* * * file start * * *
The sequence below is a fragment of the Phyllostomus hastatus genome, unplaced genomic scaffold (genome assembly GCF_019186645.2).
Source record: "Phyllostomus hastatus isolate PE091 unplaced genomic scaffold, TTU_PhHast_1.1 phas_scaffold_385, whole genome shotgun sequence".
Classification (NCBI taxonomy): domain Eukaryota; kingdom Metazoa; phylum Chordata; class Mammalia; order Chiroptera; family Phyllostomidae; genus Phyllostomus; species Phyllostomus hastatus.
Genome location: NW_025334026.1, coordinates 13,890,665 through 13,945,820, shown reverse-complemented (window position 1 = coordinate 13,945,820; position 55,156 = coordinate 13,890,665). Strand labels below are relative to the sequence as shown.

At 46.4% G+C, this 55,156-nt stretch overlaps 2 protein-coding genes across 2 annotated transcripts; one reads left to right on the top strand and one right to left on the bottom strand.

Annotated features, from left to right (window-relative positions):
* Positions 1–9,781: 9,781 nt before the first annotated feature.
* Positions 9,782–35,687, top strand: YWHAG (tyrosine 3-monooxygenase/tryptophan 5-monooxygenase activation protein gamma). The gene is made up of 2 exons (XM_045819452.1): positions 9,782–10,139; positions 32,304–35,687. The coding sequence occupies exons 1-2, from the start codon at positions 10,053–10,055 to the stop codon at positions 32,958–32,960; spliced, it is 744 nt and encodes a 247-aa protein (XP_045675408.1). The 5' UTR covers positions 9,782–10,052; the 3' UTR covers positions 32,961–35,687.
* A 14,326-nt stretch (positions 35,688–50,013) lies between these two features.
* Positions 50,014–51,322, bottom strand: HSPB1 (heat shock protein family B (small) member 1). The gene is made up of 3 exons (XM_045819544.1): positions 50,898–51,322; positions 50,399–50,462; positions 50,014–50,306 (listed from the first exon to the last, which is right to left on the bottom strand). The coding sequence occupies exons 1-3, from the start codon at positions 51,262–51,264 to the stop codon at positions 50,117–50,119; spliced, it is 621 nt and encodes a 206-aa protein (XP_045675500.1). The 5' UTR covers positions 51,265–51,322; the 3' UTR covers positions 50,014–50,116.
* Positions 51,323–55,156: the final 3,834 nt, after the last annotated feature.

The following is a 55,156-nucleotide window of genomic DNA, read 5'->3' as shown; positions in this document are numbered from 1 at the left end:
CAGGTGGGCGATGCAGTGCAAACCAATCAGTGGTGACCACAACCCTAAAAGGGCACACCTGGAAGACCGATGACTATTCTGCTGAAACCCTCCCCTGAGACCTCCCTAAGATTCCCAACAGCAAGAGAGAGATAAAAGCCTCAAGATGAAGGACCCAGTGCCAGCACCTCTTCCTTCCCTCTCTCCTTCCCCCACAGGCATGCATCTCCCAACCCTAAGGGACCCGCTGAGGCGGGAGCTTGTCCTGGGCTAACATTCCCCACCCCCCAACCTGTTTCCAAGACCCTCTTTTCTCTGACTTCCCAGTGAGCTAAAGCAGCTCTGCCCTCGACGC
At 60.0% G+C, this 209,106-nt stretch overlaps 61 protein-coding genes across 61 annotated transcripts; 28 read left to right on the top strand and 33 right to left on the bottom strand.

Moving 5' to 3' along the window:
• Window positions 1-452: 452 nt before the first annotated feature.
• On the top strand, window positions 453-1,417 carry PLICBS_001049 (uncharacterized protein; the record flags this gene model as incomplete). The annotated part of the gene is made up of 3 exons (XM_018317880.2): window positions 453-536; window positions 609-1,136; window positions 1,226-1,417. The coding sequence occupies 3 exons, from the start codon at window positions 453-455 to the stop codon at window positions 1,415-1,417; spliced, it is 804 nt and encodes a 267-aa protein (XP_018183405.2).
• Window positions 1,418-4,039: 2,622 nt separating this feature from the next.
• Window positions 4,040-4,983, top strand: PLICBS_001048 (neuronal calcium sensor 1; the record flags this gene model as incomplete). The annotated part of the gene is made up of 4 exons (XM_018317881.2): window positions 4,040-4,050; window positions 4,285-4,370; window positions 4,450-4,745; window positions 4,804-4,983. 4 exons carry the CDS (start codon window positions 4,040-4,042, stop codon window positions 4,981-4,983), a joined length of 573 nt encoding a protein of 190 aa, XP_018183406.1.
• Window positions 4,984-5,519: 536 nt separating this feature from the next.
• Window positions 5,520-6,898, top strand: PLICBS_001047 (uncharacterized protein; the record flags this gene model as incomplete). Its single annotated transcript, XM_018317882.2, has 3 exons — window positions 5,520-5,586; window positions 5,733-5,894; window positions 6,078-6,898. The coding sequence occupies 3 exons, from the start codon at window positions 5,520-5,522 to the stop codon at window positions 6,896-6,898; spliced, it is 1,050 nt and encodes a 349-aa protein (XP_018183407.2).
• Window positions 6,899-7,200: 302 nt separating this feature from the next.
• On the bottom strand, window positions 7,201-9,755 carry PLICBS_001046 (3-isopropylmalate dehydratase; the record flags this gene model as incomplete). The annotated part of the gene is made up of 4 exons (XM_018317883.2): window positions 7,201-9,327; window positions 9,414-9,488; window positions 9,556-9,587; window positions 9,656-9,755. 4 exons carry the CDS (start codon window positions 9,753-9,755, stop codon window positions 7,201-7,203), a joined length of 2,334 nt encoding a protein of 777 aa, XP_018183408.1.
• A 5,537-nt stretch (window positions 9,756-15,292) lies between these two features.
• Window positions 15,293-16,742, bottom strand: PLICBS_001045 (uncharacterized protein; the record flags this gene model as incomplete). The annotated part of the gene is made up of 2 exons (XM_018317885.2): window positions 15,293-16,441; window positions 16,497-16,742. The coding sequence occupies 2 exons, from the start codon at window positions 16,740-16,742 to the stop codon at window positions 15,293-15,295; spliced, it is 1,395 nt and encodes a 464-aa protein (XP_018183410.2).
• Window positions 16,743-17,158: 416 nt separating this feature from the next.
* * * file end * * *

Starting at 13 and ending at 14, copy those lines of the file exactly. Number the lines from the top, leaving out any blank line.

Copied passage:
CAGGTGGGCGATGCAGTGCAAACCAATCAGTGGTGACCACAACCCTAAAAGGGCACACCTGGAAGACCGATGACTATTCTGCTGAAACCCTCCCCTGAGACCTCCCTAAGATTCCCAACAGCAAGAGAGAGATAAAAGCCTCAAGATGAAGGACCCAGTGCCAGCACCTCTTCCTTCCCTCTCTCCTTCCCCCACAGGCATGCATCTCCCAACCCTAAGGGACCCGCTGAGGCGGGAGCTTGTCCTGGGCTAACATTCCCCACCCCCCAACCTGTTTCCAAGACCCTCTTTTCTCTGACTTCCCAGTGAGCTAAAGCAGCTCTGCCCTCGACGC
At 60.0% G+C, this 209,106-nt stretch overlaps 61 protein-coding genes across 61 annotated transcripts; 28 read left to right on the top strand and 33 right to left on the bottom strand.